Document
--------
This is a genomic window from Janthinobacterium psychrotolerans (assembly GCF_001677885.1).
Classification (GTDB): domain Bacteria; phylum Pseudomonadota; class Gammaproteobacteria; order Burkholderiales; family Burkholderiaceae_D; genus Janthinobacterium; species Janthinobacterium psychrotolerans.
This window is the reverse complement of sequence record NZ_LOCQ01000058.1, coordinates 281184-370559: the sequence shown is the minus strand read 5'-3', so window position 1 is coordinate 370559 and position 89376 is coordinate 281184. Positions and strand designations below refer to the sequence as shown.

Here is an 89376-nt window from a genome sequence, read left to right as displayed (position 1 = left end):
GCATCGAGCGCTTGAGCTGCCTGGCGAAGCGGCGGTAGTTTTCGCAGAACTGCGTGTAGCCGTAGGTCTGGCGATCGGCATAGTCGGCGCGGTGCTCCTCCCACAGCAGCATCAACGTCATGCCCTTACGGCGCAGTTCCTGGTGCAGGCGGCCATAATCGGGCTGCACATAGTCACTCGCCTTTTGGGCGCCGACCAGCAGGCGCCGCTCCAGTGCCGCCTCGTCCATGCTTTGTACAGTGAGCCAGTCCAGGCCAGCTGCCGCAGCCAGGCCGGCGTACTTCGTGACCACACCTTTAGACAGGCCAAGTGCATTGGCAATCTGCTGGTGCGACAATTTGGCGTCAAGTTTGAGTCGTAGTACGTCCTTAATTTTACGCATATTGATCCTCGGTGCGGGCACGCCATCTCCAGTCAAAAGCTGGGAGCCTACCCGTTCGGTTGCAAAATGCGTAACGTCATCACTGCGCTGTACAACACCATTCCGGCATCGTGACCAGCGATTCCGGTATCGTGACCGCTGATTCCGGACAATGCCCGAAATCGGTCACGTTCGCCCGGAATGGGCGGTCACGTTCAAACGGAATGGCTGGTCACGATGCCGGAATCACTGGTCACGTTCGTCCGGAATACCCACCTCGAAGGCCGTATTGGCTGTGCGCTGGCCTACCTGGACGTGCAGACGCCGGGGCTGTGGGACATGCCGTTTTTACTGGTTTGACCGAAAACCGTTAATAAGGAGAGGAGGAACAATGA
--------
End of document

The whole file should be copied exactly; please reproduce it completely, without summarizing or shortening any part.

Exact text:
This is a genomic window from Janthinobacterium psychrotolerans (assembly GCF_001677885.1).
Classification (GTDB): domain Bacteria; phylum Pseudomonadota; class Gammaproteobacteria; order Burkholderiales; family Burkholderiaceae_D; genus Janthinobacterium; species Janthinobacterium psychrotolerans.
This window is the reverse complement of sequence record NZ_LOCQ01000058.1, coordinates 281184-370559: the sequence shown is the minus strand read 5'-3', so window position 1 is coordinate 370559 and position 89376 is coordinate 281184. Positions and strand designations below refer to the sequence as shown.

Here is an 89376-nt window from a genome sequence, read left to right as displayed (position 1 = left end):
GCATCGAGCGCTTGAGCTGCCTGGCGAAGCGGCGGTAGTTTTCGCAGAACTGCGTGTAGCCGTAGGTCTGGCGATCGGCATAGTCGGCGCGGTGCTCCTCCCACAGCAGCATCAACGTCATGCCCTTACGGCGCAGTTCCTGGTGCAGGCGGCCATAATCGGGCTGCACATAGTCACTCGCCTTTTGGGCGCCGACCAGCAGGCGCCGCTCCAGTGCCGCCTCGTCCATGCTTTGTACAGTGAGCCAGTCCAGGCCAGCTGCCGCAGCCAGGCCGGCGTACTTCGTGACCACACCTTTAGACAGGCCAAGTGCATTGGCAATCTGCTGGTGCGACAATTTGGCGTCAAGTTTGAGTCGTAGTACGTCCTTAATTTTACGCATATTGATCCTCGGTGCGGGCACGCCATCTCCAGTCAAAAGCTGGGAGCCTACCCGTTCGGTTGCAAAATGCGTAACGTCATCACTGCGCTGTACAACACCATTCCGGCATCGTGACCAGCGATTCCGGTATCGTGACCGCTGATTCCGGACAATGCCCGAAATCGGTCACGTTCGCCCGGAATGGGCGGTCACGTTCAAACGGAATGGCTGGTCACGATGCCGGAATCACTGGTCACGTTCGTCCGGAATACCCACCTCGAAGGCCGTATTGGCTGTGCGCTGGCCTACCTGGACGTGCAGACGCCGGGGCTGTGGGACATGCCGTTTTTACTGGTTTGACCGAAAACCGTTAATAAGGAGAGGAGGAACAATGA